The trial began Thursday following two days of jury selection. So far testimony backs up the prosecution’s charge that John Bryant stole jewelry from his stepmother and her car, and drove it several days with her body in the trunk. For that, he is accused of theft and obstruction of justice, both felonies.
Carol Bryant’s body was found three days after her disappearance in the trunk of her maroon 1989 Pontiac Grand Am, wrapped and tied cocoon-like in a quilted mauve, gray and blue comforter. It was a gift from her mother.
Carol prized the car and allowed few to drive it, except her husband, Lee Byrant. An apparently talented, self-taught mechanic, Lee testified that he replaced the engine in the Pontiac just two months before she was killed.
Evidence pointing to John for Carol’s murder thus far appears circumstantial. As of noon yesterday, police investigators had not taken the stand except to introduce evidence and establish chain of custody.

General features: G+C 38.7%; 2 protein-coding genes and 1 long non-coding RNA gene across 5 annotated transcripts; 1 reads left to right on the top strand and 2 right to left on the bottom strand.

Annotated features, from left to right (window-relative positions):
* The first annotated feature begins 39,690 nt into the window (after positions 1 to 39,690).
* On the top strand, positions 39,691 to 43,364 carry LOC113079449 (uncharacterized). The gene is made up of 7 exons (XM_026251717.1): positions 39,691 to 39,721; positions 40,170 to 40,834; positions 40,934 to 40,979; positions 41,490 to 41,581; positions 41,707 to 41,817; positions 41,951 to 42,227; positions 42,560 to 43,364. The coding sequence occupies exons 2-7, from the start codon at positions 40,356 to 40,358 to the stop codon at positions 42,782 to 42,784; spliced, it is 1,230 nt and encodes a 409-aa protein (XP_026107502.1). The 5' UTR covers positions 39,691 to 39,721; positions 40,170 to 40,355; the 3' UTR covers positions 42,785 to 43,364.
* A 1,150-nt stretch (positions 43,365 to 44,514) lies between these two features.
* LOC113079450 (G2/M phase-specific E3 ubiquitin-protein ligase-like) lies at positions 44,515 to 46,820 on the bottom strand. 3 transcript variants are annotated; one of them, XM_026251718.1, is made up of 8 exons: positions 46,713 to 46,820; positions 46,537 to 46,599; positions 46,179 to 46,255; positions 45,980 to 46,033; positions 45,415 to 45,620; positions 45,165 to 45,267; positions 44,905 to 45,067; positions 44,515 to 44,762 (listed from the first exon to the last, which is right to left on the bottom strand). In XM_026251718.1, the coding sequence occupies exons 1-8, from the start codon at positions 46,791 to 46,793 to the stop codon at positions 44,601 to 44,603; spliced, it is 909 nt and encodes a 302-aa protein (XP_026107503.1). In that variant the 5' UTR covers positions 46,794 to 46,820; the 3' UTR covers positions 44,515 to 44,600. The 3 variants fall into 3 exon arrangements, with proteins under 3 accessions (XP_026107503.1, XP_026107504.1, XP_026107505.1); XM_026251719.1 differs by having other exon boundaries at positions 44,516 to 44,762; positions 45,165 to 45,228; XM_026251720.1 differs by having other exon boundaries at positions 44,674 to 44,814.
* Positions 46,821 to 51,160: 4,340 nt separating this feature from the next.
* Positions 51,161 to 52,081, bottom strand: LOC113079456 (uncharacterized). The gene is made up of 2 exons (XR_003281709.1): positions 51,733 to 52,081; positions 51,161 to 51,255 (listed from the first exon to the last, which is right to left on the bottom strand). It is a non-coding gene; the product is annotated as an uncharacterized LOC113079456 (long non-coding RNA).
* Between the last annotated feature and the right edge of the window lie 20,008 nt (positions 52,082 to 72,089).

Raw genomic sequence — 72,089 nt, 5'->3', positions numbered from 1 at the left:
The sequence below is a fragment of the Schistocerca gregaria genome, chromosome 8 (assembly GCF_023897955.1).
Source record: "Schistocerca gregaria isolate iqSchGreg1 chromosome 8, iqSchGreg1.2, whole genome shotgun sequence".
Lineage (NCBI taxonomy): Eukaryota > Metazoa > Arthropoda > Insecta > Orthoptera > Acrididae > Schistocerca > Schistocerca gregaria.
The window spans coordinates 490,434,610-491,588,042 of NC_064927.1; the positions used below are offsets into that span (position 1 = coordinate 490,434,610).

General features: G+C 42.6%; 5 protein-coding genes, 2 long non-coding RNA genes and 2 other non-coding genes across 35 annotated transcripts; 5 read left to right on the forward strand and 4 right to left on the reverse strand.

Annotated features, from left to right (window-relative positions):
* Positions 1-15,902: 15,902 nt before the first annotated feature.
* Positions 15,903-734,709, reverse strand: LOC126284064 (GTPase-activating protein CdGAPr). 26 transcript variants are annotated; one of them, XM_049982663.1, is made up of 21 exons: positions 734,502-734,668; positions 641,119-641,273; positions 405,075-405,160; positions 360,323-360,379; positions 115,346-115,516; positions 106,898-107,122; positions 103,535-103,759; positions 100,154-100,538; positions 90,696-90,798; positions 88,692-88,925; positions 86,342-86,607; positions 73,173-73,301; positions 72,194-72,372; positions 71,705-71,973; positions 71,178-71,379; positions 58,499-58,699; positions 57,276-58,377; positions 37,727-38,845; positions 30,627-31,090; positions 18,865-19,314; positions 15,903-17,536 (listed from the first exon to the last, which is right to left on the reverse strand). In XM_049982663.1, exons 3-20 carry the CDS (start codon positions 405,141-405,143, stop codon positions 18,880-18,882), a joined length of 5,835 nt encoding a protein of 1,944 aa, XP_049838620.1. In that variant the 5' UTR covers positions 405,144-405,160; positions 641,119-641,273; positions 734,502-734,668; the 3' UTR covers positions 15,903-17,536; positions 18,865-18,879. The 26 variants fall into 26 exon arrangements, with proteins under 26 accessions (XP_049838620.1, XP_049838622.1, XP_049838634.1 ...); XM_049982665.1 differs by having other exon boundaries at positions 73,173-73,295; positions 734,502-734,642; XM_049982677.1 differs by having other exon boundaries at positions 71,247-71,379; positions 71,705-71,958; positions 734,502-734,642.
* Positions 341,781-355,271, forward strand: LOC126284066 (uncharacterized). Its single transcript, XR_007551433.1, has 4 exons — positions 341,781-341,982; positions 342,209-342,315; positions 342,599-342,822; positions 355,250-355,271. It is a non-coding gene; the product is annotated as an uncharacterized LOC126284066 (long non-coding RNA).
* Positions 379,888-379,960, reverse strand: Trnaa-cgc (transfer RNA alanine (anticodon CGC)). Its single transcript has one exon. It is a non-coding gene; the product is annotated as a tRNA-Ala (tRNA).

John’s father testified that he had gone home on Jan. 5 for lunch, as was customary because the home on Zoar Church Road was only minutes from his job. He was gone from work an hour, either from noon until 1 p.m. or 12:30 until 1:30 p.m. (He wasn’t sure which and no time clock was required on the job.)
“I saw her at lunch; that was the last time I seen her,” he told the court.
Lee said his wife was asleep on the couch when he arrived but woke while he ate a sandwich. He said Carol told him she didn’t feel well but would take John to see about a job “after a while.”
Physical custody of John had been transferred from his mother in Paoli to his father’s home in Corydon in late August or early September. Lee Bryant testified that the probation department placed his son with him. He said his son and wife “did not get along,” but appeared to do so until John quit going to work or coming home when he should. Prior to Jan. 5, Lee said he had asked his son to do one of three things: accompany his dad to work, get a job or go to school.
Lee said John needed Carol to drive him to look for work because he had been banned from using his father’s car. John had been allowed to drive that car earlier to apply for a job, but had not done as he was supposed to do. The teen also was gone from home for two weeks prior to Christmas and had taken his father’s ’85 Oldsmobile without permission, Lee said, adding that John was also reported then as a runaway.